Engineering Inc. - July/August 2007 - (Page 23)

PROFessiOnaL LiabiLiTy insURanCe ith the soft insurance market firmly established, fiscal 2006 was another good year for design professionals to purchase professional liability insurance (PLI), according to ACEC’s annual member survey. The results from 726 member firms show there is plenty of capacity, rates have flattened and premiums are relatively stable. The question now is: How long will the soft market last? Chuck Kopplin, who led the ACEC survey and is a principal at Milwaukee-based Graef, Anhalt, Schloemer & Associates Inc., calls the results “good news” and essentially “a repeat of last year,” when steady rates industrywide buoyed insurers with the confidence to underwrite new projects. Though the trend has continued through the first half of this year, some industry-watchers say it’s unclear how long the honeymoon will last. Even quality accounts with sizable billings and a good loss-ratio history might see future premiums increase, says Wyatt Sanders, president of the Professional Liability Agents Network. As a growing number of insurers flood the market, Sanders says, new competition likely will lead to short-term decreases in insurance premiums, which typically are attractive to new customers. He cautioned, however, that larger-thandeserved premium decreases brought on as a result of competition typically result in rate hikes down the road. With architectural and engineering (A/E) revenues on the rise, Sanders says, firms should choose their insurance carriers wisely because a discounted rate should not be the only consideration. Al Rabasca, director of industry relations for XL Insurance of Monterey, Calif., says some newer insurance carriers are “pricing irresponsibly” at levels they “are not going to be able to sustain over the long haul.” Such price-cutting hastens the hard market, he says, because it’s only a matter of time before insurance carriers pull out, reducing capacity and stifling competition. Rabasca urges designers to apply the principle of Qualifications-Based Selection (QBS) rather than choosing carriers based on price and premiums alone. Survey results show that more A/E firms saw premiums decrease than increase in F.Y. 2006. Despite the news, Jerry Sullivan, global product leader for Beazley Group, a London-based insurer, notes that premiums have not softened for engineering firms as much as for other industry sectors. For example, insurance carriers continue to expect designers to shoulder higher deductibles, usually a percentage of gross 2007 By Maureen Conley W Premiums Continue Level Trend While Uncertainty Clouds Future Rate Outlook Survey billings. The survey indicates 14 percent of firms reported increased deductibles for F.Y. 2006. About one-third of firms have experienced increased deductibles in the past two years (see Figure 1). The survey shows 82 percent of respondents reported the same deductible as last year. Results show that project policies remain hard to come by, with only about 17 percent of the firms surveyed having project-specific PLI. Lorna Parsons, managing director of the Construction Industry Group at CNA/ Victor O. Schinnerer, says that although her firm has the ability to write project policies, current pricing makes doing so unattractive. he survey results are ”good news” and essentially “a repeat of last year.” ChuCk kopplin graef, anhalt, schloemer & associates inc. t July / August 2007 ENgINEERINg INC. 23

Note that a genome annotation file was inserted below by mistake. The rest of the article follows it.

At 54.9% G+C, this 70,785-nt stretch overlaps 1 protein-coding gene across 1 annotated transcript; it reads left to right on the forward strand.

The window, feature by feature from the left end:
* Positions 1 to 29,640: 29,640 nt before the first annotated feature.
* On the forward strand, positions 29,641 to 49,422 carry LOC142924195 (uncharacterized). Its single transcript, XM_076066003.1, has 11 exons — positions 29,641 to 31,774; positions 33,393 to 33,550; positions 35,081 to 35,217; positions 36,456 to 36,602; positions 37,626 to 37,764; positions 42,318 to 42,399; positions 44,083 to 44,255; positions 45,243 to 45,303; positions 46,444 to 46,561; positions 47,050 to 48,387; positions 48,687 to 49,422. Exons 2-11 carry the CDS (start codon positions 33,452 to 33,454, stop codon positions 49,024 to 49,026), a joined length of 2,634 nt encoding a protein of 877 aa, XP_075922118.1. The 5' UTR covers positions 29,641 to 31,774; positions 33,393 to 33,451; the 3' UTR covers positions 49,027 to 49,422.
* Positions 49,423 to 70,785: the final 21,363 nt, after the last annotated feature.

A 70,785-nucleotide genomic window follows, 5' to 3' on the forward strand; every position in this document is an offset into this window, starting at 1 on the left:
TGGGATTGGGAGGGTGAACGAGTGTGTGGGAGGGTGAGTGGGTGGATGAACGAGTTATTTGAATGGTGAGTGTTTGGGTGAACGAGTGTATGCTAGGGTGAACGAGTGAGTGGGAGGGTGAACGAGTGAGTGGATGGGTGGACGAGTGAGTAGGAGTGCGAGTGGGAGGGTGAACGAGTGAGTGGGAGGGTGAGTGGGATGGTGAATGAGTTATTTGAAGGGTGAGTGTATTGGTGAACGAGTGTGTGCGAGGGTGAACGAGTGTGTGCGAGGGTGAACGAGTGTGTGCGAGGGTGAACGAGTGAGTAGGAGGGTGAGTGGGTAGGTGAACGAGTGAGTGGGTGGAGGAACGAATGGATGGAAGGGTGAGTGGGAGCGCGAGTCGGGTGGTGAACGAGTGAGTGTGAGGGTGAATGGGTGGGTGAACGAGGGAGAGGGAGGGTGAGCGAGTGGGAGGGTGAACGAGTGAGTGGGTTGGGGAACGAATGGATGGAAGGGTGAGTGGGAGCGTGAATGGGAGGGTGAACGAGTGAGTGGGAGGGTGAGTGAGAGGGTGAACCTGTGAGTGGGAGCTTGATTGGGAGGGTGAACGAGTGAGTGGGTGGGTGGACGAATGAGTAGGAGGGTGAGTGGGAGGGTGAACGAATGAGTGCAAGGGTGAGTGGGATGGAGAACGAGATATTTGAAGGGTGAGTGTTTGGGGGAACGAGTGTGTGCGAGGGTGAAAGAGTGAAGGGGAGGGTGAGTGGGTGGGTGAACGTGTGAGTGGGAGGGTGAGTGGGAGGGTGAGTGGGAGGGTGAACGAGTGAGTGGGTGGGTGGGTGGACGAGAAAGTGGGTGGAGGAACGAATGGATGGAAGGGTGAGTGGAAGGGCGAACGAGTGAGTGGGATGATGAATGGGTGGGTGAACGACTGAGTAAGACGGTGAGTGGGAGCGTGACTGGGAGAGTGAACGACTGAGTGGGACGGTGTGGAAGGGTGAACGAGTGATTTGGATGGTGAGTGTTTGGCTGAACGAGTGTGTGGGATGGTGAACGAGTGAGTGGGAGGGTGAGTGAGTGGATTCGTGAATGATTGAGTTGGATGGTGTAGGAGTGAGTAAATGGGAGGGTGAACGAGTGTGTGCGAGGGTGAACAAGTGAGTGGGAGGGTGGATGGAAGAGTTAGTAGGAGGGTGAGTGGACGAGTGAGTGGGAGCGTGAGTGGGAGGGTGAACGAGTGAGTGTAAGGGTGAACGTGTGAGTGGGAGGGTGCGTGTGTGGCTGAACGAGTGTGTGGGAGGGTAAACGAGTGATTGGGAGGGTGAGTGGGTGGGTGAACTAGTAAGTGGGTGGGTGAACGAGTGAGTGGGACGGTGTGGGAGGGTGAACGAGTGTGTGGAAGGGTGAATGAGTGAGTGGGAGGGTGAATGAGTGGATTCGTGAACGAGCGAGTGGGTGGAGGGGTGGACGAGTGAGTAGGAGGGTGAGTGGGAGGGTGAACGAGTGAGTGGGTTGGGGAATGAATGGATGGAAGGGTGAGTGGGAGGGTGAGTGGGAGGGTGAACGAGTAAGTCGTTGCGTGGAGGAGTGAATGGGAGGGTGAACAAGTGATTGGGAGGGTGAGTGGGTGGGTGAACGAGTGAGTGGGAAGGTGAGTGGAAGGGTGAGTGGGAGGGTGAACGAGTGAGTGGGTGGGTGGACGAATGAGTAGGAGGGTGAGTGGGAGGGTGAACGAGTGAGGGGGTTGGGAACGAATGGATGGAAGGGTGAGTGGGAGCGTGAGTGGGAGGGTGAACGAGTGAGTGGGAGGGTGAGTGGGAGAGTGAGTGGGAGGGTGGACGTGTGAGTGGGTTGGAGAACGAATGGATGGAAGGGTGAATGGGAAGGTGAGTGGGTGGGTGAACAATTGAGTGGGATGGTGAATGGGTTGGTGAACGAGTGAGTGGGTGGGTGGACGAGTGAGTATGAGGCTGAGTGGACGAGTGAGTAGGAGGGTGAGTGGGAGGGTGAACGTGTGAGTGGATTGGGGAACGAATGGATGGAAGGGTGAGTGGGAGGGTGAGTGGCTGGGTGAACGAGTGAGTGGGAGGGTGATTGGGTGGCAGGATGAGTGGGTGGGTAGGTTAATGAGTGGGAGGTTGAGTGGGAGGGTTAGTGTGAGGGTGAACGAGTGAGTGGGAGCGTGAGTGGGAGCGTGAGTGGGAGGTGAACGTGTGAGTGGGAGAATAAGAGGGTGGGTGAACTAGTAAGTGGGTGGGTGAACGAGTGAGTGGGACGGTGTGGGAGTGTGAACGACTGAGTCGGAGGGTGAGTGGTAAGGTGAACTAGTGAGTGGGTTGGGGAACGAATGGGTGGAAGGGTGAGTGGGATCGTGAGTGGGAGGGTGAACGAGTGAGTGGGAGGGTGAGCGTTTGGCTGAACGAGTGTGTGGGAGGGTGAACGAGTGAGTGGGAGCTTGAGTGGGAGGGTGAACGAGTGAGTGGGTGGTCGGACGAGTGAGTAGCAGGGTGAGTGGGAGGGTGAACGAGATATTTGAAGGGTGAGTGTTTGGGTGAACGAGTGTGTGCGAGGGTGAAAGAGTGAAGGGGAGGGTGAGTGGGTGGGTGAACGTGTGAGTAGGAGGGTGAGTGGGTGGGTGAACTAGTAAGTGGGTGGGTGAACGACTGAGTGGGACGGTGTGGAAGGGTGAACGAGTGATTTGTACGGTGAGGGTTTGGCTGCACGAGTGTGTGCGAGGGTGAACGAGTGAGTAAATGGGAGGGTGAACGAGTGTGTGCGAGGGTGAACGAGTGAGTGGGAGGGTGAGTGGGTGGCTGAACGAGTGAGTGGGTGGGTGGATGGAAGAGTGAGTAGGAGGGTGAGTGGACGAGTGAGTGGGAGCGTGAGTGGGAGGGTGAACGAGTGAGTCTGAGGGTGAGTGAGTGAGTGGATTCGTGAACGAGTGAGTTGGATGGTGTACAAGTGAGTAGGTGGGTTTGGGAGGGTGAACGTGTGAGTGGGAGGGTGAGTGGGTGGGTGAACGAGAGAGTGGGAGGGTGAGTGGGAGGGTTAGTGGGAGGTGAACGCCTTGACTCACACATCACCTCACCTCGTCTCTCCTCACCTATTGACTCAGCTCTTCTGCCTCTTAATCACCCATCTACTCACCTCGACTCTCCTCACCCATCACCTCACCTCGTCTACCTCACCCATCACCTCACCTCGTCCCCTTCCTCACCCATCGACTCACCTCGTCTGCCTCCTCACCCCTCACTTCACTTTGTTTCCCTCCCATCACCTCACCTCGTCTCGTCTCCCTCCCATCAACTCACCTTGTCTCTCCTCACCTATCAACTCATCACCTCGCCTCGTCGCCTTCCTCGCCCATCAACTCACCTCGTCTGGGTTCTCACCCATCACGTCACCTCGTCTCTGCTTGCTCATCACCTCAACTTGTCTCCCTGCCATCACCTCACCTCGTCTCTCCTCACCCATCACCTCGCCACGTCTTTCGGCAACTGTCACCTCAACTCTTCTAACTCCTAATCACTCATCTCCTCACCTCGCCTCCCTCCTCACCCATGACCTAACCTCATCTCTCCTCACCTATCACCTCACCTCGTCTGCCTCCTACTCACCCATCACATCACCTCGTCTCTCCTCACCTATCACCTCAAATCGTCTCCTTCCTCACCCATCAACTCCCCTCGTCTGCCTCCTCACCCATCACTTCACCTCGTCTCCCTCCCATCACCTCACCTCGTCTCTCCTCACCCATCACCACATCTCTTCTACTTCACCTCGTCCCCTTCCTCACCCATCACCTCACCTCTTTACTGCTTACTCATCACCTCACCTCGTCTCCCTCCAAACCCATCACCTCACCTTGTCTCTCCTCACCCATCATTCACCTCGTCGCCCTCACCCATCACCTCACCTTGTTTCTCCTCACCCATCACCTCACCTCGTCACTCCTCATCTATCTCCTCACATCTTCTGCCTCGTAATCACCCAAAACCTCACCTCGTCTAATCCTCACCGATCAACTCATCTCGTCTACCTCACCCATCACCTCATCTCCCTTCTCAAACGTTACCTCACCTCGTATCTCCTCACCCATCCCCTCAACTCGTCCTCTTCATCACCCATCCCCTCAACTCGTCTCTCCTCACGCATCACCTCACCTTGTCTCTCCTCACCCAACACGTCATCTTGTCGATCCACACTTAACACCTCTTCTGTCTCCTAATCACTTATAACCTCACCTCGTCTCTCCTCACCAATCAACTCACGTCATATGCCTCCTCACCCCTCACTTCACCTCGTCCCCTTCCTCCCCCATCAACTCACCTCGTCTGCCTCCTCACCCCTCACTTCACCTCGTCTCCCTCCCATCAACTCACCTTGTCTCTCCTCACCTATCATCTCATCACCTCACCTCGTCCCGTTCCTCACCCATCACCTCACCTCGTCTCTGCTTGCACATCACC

Table of Contents for the Digital Edition of Engineering Inc. - July/August 2007

Call for Entries
From ACEC to You
News & Notes
Market Watch
Legislative Action
The Big Dig
Risky Engineering
2007 Professional Liability Survey
Institute For Business Management Fall 2007 Course Catalog
Roadside Technology
2007 Convention Wrap-Up
2007-2008 Excom
2007 Fall Conference Primer
Business Insights
Members in the News
One on One

Engineering Inc. - July/August 2007